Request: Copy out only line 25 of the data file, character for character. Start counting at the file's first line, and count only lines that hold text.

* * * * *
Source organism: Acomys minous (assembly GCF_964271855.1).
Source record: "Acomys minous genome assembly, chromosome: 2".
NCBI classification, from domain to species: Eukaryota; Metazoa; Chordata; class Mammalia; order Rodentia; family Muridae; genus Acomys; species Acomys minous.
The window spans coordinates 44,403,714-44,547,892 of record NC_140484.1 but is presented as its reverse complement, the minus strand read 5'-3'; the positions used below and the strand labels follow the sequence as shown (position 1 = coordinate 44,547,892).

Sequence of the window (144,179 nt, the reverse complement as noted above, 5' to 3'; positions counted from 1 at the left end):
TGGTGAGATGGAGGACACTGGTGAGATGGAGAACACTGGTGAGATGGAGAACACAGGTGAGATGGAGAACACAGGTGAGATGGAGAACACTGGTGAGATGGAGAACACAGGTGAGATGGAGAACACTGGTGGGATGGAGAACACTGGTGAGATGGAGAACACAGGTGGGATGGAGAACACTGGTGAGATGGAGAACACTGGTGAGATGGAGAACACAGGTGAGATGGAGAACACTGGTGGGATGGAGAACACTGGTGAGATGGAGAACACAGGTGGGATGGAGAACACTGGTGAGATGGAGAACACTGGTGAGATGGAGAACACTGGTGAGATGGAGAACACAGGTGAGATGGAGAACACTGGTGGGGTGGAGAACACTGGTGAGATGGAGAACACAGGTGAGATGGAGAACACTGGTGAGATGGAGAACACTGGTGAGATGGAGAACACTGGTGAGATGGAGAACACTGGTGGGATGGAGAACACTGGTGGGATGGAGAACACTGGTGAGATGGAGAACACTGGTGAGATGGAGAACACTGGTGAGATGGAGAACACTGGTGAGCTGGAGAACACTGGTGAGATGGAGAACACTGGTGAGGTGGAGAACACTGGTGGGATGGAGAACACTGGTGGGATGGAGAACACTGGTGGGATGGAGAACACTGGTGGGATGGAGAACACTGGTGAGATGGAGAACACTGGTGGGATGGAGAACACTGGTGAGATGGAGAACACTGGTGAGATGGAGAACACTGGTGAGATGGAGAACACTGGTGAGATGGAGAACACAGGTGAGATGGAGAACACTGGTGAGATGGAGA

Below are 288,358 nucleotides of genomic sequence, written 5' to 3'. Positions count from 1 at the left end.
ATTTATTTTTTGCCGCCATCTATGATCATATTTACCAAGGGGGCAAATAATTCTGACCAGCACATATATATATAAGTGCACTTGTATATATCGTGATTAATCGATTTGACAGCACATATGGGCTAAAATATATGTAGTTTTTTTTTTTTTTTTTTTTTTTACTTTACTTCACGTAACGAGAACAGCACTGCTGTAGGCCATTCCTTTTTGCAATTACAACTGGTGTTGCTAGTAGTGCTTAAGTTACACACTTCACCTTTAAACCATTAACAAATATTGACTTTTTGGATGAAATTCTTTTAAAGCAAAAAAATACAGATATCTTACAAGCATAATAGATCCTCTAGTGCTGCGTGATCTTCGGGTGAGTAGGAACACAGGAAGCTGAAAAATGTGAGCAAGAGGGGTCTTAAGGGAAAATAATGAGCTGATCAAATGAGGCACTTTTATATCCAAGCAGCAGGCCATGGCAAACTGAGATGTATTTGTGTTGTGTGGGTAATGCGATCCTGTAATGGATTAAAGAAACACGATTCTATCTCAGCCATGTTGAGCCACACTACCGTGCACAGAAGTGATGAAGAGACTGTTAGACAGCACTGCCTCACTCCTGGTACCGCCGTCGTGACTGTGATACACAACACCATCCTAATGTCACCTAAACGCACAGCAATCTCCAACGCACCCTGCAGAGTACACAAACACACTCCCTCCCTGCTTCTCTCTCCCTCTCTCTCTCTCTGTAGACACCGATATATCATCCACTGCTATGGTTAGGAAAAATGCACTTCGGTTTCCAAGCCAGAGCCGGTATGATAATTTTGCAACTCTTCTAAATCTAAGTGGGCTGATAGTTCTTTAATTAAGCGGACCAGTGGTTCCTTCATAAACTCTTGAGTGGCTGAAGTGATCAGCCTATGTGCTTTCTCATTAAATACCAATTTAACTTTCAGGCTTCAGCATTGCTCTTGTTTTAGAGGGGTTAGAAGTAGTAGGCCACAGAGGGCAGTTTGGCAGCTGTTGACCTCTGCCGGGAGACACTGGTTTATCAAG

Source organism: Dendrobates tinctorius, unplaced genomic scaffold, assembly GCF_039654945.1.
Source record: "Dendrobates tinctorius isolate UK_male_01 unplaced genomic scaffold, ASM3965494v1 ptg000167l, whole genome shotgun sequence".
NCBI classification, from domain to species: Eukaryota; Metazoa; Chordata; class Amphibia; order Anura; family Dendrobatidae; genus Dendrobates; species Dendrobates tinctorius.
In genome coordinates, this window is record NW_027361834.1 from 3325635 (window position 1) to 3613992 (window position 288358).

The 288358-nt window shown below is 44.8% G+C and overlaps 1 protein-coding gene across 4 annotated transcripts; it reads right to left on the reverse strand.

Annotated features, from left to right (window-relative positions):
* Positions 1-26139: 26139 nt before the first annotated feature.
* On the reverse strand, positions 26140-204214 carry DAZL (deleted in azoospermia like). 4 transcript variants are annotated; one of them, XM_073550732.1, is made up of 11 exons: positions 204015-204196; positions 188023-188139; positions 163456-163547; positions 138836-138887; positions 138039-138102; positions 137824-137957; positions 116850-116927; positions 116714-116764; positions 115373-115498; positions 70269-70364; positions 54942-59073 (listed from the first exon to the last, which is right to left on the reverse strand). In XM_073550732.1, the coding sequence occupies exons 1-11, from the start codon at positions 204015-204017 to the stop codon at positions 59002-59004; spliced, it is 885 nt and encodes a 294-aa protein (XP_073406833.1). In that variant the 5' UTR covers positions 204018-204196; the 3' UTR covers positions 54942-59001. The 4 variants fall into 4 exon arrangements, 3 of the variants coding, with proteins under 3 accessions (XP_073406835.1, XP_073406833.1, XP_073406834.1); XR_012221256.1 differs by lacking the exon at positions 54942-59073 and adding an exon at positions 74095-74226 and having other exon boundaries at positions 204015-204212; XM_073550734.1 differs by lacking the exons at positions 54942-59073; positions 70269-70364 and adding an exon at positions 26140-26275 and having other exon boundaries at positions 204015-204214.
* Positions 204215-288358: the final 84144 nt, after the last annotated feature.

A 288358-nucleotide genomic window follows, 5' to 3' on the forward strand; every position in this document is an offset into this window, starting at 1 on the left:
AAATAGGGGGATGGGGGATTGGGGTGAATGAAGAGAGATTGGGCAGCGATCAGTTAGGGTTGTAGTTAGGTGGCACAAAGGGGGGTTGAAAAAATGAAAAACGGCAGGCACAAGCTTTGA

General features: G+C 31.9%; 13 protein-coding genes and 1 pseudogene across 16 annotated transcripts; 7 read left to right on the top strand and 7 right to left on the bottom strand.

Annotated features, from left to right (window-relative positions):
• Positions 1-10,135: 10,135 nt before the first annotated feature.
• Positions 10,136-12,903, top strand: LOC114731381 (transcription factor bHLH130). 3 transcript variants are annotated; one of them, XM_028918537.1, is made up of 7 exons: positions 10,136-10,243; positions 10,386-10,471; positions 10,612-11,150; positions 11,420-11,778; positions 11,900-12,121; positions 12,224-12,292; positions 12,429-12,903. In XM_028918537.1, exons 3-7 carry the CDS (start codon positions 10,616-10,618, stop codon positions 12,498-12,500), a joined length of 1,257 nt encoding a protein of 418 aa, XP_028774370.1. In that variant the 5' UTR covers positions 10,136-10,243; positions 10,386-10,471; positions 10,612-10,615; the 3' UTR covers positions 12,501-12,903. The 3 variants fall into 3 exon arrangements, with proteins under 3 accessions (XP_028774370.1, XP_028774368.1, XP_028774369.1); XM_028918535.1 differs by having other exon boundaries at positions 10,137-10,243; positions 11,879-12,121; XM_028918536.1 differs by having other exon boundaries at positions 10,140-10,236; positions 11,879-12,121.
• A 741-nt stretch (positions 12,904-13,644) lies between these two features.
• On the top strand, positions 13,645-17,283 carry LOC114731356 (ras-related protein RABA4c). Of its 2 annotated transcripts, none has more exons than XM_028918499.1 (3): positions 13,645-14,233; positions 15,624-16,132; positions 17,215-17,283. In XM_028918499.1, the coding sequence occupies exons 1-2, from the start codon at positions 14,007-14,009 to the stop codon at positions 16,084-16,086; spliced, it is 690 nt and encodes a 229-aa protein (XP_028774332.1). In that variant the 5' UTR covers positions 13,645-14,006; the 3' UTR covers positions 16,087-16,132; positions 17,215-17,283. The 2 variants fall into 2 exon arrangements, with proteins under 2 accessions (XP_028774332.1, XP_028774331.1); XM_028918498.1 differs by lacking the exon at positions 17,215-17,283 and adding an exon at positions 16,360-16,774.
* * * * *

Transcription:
• On the top strand, positions 13,645-17,283 carry LOC114731356 (ras-related protein RABA4c). Of its 2 annotated transcripts, none has more exons than XM_028918499.1 (3): positions 13,645-14,233; positions 15,624-16,132; positions 17,215-17,283. In XM_028918499.1, the coding sequence occupies exons 1-2, from the start codon at positions 14,007-14,009 to the stop codon at positions 16,084-16,086; spliced, it is 690 nt and encodes a 229-aa protein (XP_028774332.1). In that variant the 5' UTR covers positions 13,645-14,006; the 3' UTR covers positions 16,087-16,132; positions 17,215-17,283. The 2 variants fall into 2 exon arrangements, with proteins under 2 accessions (XP_028774332.1, XP_028774331.1); XM_028918498.1 differs by lacking the exon at positions 17,215-17,283 and adding an exon at positions 16,360-16,774.